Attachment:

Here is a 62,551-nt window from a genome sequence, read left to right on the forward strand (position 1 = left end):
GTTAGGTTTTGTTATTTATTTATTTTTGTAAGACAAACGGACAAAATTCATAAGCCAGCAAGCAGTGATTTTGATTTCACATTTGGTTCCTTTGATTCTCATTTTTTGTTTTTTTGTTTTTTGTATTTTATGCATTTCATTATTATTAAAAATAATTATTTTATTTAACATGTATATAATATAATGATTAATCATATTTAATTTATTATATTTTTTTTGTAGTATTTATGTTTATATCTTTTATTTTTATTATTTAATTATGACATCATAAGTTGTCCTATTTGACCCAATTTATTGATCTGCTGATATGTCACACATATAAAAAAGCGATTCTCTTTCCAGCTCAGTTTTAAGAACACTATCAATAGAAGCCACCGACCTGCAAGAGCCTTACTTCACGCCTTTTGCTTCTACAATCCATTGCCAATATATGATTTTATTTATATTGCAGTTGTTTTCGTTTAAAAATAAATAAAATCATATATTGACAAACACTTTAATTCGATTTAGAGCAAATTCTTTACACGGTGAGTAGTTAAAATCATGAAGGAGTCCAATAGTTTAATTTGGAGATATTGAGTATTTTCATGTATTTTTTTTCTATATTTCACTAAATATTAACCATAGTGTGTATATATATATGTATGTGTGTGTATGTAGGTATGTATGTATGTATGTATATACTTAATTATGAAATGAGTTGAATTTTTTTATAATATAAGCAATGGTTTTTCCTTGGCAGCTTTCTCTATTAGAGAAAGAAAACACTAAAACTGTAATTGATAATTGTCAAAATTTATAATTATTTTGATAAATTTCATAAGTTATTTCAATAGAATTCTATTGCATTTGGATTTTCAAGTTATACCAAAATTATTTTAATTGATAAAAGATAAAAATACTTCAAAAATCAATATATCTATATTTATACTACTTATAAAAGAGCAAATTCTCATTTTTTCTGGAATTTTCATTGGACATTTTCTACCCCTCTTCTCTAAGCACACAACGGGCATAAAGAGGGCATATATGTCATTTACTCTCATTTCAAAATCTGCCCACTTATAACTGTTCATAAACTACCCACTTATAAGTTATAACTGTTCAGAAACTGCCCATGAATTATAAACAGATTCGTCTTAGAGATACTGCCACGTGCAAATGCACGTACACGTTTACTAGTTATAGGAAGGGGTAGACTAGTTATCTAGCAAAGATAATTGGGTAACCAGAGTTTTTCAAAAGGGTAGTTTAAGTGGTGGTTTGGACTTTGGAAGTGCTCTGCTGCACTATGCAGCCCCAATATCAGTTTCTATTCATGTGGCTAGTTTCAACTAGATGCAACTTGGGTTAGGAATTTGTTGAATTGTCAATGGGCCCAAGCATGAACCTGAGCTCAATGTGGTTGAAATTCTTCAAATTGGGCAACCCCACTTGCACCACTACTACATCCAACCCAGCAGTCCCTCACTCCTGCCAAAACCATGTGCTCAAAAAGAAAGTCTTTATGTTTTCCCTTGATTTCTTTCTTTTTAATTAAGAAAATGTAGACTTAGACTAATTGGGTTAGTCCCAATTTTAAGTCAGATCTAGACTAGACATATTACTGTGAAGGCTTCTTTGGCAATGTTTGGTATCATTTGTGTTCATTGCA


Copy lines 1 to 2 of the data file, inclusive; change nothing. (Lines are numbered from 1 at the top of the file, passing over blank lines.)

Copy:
Here is a 62,551-nt window from a genome sequence, read left to right on the forward strand (position 1 = left end):
GTTAGGTTTTGTTATTTATTTATTTTTGTAAGACAAACGGACAAAATTCATAAGCCAGCAAGCAGTGATTTTGATTTCACATTTGGTTCCTTTGATTCTCATTTTTTGTTTTTTTGTTTTTTGTATTTTATGCATTTCATTATTATTAAAAATAATTATTTTATTTAACATGTATATAATATAATGATTAATCATATTTAATTTATTATATTTTTTTTGTAGTATTTATGTTTATATCTTTTATTTTTATTATTTAATTATGACATCATAAGTTGTCCTATTTGACCCAATTTATTGATCTGCTGATATGTCACACATATAAAAAAGCGATTCTCTTTCCAGCTCAGTTTTAAGAACACTATCAATAGAAGCCACCGACCTGCAAGAGCCTTACTTCACGCCTTTTGCTTCTACAATCCATTGCCAATATATGATTTTATTTATATTGCAGTTGTTTTCGTTTAAAAATAAATAAAATCATATATTGACAAACACTTTAATTCGATTTAGAGCAAATTCTTTACACGGTGAGTAGTTAAAATCATGAAGGAGTCCAATAGTTTAATTTGGAGATATTGAGTATTTTCATGTATTTTTTTTCTATATTTCACTAAATATTAACCATAGTGTGTATATATATATGTATGTGTGTGTATGTAGGTATGTATGTATGTATGTATATACTTAATTATGAAATGAGTTGAATTTTTTTATAATATAAGCAATGGTTTTTCCTTGGCAGCTTTCTCTATTAGAGAAAGAAAACACTAAAACTGTAATTGATAATTGTCAAAATTTATAATTATTTTGATAAATTTCATAAGTTATTTCAATAGAATTCTATTGCATTTGGATTTTCAAGTTATACCAAAATTATTTTAATTGATAAAAGATAAAAATACTTCAAAAATCAATATATCTATATTTATACTACTTATAAAAGAGCAAATTCTCATTTTTTCTGGAATTTTCATTGGACATTTTCTACCCCTCTTCTCTAAGCACACAACGGGCATAAAGAGGGCATATATGTCATTTACTCTCATTTCAAAATCTGCCCACTTATAACTGTTCATAAACTACCCACTTATAAGTTATAACTGTTCAGAAACTGCCCATGAATTATAAACAGATTCGTCTTAGAGATACTGCCACGTGCAAATGCACGTACACGTTTACTAGTTATAGGAAGGGGTAGACTAGTTATCTAGCAAAGATAATTGGGTAACCAGAGTTTTTCAAAAGGGTAGTTTAAGTGGTGGTTTGGACTTTGGAAGTGCTCTGCTGCACTATGCAGCCCCAATATCAGTTTCTATTCATGTGGCTAGTTTCAACTAGATGCAACTTGGGTTAGGAATTTGTTGAATTGTCAATGGGCCCAAGCATGAACCTGAGCTCAATGTGGTTGAAATTCTTCAAATTGGGCAACCCCACTTGCACCACTACTACATCCAACCCAGCAGTCCCTCACTCCTGCCAAAACCATGTGCTCAAAAAGAAAGTCTTTATGTTTTCCCTTGATTTCTTTCTTTTTAATTAAGAAAATGTAGACTTAGACTAATTGGGTTAGTCCCAATTTTAAGTCAGATCTAGACTAGACATATTACTGTGAAGGCTTCTTTGGCAATGTTTGGTATCATTTGTGTTCATTGCA